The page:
The Opioid Crisis: An Update

Opioids, Venincasa Dental

The Centers for Disease Control and Prevention (CDC) report that there were a record number of American opioid deaths (47,600) in 2017 (Newman, Jan 28, 2019).

Per the CDC, the ten hardest-hit states of opioid deaths from 2013-2017, in order, were New Mexico, Maine, Connecticut, Kentucky, Maryland, Massachusetts, Rhode Island, Ohio, New Hampshire, and the hardest hit state of West Virginia (Newman, Jan 28, 2019).

To create a plan for reversing this trend, experts from numerous hospitals met at the U.S. News & World Report “Healthcare of Tomorrow Conference” in Washington, D.C., on November 18, 2019. These hospitals and the American Hospital Association all realized there was a crisis that needed to be addressed, and they realized their need to cooperate to help create solutions nationwide (Newman, Nov 19, 2019).

From this conference, various existing and proposed programs were discussed. Health care providers and hospitals are changing their approaches to treating pain and addiction, and are addressing addiction as a disease rather than as a personal failing (Newman, Nov 19, 2019). They agreed that the mindsets of doctors and communities need to change as well, since addiction is a “chronic, relapsing, and remitting disease” (Newman, Nov 19, 2019).

As part of the solution to this crisis, providers partnering with medical centers can integrate drug treatment into their practices (Newman, Nov 19, 2019). Also, practice models can be created within primary care medical offices and within in-patient units to coordinate with specialists who provide the necessary treatment for these patients (Newman, Nov 19, 2019). Further, emergency departments within hospitals can create programs to assist opioid-dependent patients (Newman, Nov 19, 2019). In addition, states, hospitals, and doctors need to change their prescription habits for acute and chronic pain, and for monitoring patients who are receiving chronic opioid therapy, which should be based on guidelines issued by the CDC (Newman, Nov 19, 2019).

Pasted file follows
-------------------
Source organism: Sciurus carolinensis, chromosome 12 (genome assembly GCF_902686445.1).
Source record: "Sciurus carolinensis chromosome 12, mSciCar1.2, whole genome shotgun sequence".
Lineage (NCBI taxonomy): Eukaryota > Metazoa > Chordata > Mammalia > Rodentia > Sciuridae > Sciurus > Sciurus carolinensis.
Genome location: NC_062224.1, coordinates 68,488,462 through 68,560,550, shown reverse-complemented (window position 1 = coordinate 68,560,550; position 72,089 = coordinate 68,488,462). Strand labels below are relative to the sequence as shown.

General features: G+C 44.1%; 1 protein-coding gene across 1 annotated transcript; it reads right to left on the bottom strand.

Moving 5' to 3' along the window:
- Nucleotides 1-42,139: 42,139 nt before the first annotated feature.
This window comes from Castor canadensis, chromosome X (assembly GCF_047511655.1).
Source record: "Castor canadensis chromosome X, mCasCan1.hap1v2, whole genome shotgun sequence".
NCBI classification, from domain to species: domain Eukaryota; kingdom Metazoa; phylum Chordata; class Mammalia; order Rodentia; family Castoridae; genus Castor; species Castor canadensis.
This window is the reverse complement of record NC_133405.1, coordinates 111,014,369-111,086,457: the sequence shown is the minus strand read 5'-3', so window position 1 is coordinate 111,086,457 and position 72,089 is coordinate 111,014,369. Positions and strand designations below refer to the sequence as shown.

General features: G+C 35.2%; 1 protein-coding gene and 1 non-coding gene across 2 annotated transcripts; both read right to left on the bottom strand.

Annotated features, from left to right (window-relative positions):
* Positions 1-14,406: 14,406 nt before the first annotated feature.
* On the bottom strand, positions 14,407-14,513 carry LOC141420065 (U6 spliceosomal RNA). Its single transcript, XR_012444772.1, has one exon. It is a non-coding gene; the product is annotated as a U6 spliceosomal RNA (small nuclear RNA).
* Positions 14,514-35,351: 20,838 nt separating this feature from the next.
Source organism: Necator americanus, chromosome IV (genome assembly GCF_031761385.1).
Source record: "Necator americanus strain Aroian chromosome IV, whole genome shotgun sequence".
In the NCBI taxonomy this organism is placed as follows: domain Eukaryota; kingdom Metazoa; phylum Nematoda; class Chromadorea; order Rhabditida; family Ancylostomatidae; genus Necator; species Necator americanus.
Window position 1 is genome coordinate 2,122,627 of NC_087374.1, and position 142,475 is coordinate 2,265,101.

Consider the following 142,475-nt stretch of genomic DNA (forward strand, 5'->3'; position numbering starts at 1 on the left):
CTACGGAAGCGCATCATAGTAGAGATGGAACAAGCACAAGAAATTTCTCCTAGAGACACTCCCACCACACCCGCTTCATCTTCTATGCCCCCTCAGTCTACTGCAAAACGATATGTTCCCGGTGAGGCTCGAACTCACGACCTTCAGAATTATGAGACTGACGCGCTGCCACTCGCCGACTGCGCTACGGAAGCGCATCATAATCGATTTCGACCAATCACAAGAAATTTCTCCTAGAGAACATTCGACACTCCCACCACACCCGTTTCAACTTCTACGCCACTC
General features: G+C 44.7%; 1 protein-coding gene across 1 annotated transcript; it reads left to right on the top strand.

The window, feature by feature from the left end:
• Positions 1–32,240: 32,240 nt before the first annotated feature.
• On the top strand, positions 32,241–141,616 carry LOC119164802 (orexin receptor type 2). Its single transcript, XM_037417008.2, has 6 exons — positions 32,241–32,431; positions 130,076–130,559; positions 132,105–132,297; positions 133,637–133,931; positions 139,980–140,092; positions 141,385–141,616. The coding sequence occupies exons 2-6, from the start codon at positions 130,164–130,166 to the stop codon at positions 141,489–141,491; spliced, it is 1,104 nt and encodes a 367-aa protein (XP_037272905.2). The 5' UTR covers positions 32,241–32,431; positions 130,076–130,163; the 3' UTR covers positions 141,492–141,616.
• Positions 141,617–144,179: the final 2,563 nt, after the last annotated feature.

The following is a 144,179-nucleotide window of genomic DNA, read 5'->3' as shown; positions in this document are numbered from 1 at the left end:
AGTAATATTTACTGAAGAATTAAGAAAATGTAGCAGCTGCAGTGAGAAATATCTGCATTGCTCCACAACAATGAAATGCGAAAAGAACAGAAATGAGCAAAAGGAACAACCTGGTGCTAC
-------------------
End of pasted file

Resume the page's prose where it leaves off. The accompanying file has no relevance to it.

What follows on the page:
Pharmacists also have a role to play in changing the direction of this opioid crisis. For example, currently, some pharmacists use technology and advanced data analytics to reach customers and patients, and often offer services that are complementary, or in place of, the local physician (Smart, 2019). Secondly, some pharmacies, like CVS, limit first-time opioid prescriptions to a 7-day supply, which “has sharply curtailed opioid usage” (Smart, 2019).

Other medical companies have also participated in curbing this crisis. Some have taken steps to expand access to Naloxone, a drug that can reverse the effects of opioid overdoses. Some companies have also increased training and education programs, and have supported local addiction and recovery centers through community grants (Smart, 2019). Further, other companies help doctors transition to “value-based payments where they are paid for preventative care rather than on procedures or volumes” (Smart, 2019).

I have also seen how the Texas State Board of Dental Examiners has increased education of and regulation on dentists concerning their knowledge of opioids and their prescribing of them.

For sure, the crisis is real, and medical entities are responding. May we all be cognizant of this crisis, and help those who are in need. The solution involves all of us.

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Newman, Katelyn. “How Hospitals Are Battling the Opioid Epidemic.” U. S. News and World Report (Nov 19, 2019). Accessed Dec 4, 2019.

Newman, Katelyn. “The 10 States with the Biggest Opioid Problem.” U. S. News and World Report (Jan 28, 2019). Accessed Dec 4, 2019.

Smart, Tim. “The Evolution from Health Care to Health Services.” U. S. News and World Report (Nov 17, 2019). Accessed Dec 4, 2019.

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